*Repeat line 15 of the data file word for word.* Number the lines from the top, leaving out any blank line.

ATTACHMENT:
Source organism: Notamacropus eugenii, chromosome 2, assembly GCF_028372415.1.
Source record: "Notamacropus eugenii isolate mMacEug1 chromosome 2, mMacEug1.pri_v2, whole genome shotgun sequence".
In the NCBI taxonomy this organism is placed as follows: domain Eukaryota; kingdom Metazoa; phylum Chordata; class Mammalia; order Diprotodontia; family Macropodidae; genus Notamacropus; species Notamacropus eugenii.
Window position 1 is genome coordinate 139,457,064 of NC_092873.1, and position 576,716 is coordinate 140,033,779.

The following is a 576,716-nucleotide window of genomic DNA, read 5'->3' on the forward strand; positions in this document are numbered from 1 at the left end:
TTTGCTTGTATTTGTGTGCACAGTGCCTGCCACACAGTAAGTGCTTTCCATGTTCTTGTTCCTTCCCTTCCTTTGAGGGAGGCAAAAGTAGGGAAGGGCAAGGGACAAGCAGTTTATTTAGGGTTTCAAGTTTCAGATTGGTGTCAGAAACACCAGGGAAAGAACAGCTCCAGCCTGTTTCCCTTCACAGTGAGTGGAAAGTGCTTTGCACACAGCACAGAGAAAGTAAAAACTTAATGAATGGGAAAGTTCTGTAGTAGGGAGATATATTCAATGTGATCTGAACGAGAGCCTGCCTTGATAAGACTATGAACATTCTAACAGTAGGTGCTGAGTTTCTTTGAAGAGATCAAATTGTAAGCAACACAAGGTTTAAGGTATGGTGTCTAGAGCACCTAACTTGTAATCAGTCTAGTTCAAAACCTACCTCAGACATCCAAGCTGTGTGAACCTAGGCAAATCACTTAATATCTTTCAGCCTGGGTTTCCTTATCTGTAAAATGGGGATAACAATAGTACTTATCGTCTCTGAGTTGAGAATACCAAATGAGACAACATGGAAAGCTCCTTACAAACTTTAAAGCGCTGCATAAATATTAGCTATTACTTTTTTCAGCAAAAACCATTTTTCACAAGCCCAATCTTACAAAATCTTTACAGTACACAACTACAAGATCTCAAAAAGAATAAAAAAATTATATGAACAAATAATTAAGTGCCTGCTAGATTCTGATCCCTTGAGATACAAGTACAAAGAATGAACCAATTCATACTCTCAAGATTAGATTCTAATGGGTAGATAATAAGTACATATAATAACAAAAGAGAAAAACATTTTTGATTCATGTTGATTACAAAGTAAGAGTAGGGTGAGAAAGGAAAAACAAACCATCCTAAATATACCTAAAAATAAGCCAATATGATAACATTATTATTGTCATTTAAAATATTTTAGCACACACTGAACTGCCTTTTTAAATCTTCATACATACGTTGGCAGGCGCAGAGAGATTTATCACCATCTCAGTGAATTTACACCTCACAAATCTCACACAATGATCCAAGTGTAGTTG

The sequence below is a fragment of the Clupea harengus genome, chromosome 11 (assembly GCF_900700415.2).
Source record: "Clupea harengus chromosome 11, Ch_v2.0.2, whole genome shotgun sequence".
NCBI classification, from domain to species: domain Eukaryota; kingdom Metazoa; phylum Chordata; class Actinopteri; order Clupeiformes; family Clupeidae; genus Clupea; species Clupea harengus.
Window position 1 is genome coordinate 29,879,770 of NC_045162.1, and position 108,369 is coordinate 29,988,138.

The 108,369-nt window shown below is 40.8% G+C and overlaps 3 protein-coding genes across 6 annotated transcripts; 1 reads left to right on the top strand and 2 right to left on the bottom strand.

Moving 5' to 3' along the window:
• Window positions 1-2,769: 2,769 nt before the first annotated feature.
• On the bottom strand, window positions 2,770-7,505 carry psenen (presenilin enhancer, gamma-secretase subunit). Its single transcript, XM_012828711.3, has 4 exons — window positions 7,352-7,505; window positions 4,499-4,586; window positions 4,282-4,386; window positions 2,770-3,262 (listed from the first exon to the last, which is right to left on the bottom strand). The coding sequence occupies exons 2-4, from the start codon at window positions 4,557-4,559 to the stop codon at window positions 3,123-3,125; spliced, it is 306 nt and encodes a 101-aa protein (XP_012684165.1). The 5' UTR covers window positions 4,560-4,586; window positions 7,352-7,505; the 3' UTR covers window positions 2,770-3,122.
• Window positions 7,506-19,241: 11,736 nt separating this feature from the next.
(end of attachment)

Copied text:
• Window positions 7,506-19,241: 11,736 nt separating this feature from the next.